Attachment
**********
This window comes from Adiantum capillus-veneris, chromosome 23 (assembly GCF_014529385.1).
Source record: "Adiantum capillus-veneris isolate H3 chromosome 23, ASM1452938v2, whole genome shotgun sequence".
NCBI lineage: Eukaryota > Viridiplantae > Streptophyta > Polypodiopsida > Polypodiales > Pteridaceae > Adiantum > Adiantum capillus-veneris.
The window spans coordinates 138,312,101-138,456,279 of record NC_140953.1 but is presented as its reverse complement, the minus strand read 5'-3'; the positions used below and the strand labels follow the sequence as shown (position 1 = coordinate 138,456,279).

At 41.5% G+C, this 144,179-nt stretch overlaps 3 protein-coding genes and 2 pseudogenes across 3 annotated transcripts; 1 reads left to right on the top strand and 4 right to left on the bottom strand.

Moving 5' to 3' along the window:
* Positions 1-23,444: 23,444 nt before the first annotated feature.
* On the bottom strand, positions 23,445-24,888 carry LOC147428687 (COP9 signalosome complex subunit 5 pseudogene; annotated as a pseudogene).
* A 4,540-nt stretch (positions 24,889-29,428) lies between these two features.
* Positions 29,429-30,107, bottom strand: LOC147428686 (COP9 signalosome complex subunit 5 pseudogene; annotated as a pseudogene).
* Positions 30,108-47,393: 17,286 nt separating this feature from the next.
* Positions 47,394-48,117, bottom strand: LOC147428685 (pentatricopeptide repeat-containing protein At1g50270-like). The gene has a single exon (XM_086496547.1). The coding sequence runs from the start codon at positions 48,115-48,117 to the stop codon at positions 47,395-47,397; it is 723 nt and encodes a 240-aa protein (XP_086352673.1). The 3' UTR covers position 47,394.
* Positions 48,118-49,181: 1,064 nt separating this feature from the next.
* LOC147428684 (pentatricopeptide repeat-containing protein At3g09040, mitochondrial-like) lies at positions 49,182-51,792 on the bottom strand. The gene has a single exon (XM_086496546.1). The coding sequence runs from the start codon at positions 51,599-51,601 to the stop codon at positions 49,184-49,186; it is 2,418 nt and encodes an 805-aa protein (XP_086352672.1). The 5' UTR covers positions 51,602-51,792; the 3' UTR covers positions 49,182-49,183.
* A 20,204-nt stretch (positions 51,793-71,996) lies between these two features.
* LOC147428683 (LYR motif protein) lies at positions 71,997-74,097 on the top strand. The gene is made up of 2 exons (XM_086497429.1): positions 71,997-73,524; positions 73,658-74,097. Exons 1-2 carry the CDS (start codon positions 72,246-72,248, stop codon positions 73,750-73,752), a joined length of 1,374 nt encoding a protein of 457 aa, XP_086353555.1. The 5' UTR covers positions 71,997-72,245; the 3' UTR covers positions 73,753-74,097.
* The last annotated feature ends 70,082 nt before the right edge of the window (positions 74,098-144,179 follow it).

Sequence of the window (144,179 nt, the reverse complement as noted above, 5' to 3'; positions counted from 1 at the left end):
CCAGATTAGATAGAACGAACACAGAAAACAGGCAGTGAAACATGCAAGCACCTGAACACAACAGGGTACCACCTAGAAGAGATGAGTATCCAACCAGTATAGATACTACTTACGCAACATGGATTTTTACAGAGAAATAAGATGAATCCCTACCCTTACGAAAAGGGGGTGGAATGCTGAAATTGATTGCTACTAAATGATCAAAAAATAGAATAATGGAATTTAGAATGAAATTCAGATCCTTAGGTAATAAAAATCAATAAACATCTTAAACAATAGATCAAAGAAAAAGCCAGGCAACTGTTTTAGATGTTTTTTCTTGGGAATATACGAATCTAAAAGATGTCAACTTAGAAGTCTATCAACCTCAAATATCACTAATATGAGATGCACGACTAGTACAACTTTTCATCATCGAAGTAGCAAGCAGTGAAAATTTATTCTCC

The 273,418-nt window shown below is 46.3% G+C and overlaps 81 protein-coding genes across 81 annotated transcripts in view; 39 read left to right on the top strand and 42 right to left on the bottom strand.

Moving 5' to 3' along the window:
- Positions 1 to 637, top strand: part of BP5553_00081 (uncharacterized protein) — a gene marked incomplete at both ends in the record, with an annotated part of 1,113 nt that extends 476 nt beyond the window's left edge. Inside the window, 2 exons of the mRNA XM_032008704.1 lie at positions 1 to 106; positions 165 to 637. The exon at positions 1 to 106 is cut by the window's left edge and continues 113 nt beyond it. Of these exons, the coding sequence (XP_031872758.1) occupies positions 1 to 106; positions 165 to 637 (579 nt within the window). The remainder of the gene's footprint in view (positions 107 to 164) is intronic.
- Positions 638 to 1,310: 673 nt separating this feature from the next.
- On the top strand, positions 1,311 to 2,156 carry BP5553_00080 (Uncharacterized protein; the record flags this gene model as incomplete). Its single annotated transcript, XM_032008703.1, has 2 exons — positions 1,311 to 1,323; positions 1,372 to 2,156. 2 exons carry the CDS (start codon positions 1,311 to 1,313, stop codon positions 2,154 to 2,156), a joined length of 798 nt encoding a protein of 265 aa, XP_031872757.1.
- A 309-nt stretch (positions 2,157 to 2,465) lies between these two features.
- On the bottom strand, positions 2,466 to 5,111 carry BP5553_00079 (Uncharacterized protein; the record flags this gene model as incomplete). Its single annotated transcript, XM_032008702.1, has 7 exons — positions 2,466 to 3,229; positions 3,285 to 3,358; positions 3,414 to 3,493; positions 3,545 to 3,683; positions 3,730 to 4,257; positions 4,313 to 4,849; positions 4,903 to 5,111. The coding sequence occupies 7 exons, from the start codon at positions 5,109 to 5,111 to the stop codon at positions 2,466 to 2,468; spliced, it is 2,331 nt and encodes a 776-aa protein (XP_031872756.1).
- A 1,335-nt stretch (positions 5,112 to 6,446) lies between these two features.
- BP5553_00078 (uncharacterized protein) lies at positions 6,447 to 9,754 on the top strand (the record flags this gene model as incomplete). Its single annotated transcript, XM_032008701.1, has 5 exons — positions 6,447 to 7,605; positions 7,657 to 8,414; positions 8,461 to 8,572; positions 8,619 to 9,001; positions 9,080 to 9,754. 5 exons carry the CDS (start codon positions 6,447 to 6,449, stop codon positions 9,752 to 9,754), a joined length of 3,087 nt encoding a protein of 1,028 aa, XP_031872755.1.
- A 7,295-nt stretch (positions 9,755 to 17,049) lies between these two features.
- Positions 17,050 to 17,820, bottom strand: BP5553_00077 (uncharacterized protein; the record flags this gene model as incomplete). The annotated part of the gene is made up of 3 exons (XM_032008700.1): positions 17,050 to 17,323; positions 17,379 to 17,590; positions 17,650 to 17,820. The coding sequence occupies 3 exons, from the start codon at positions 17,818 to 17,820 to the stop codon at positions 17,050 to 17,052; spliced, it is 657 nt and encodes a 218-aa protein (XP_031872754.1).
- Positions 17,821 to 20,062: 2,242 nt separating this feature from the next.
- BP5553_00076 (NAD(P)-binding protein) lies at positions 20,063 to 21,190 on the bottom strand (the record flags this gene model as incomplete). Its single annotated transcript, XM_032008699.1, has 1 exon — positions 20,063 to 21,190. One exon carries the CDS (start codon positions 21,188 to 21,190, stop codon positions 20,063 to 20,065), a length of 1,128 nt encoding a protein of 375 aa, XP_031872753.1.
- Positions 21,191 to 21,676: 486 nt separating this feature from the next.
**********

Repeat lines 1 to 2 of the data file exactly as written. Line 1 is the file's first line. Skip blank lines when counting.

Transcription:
This window comes from Adiantum capillus-veneris, chromosome 23 (assembly GCF_014529385.1).
Source record: "Adiantum capillus-veneris isolate H3 chromosome 23, ASM1452938v2, whole genome shotgun sequence".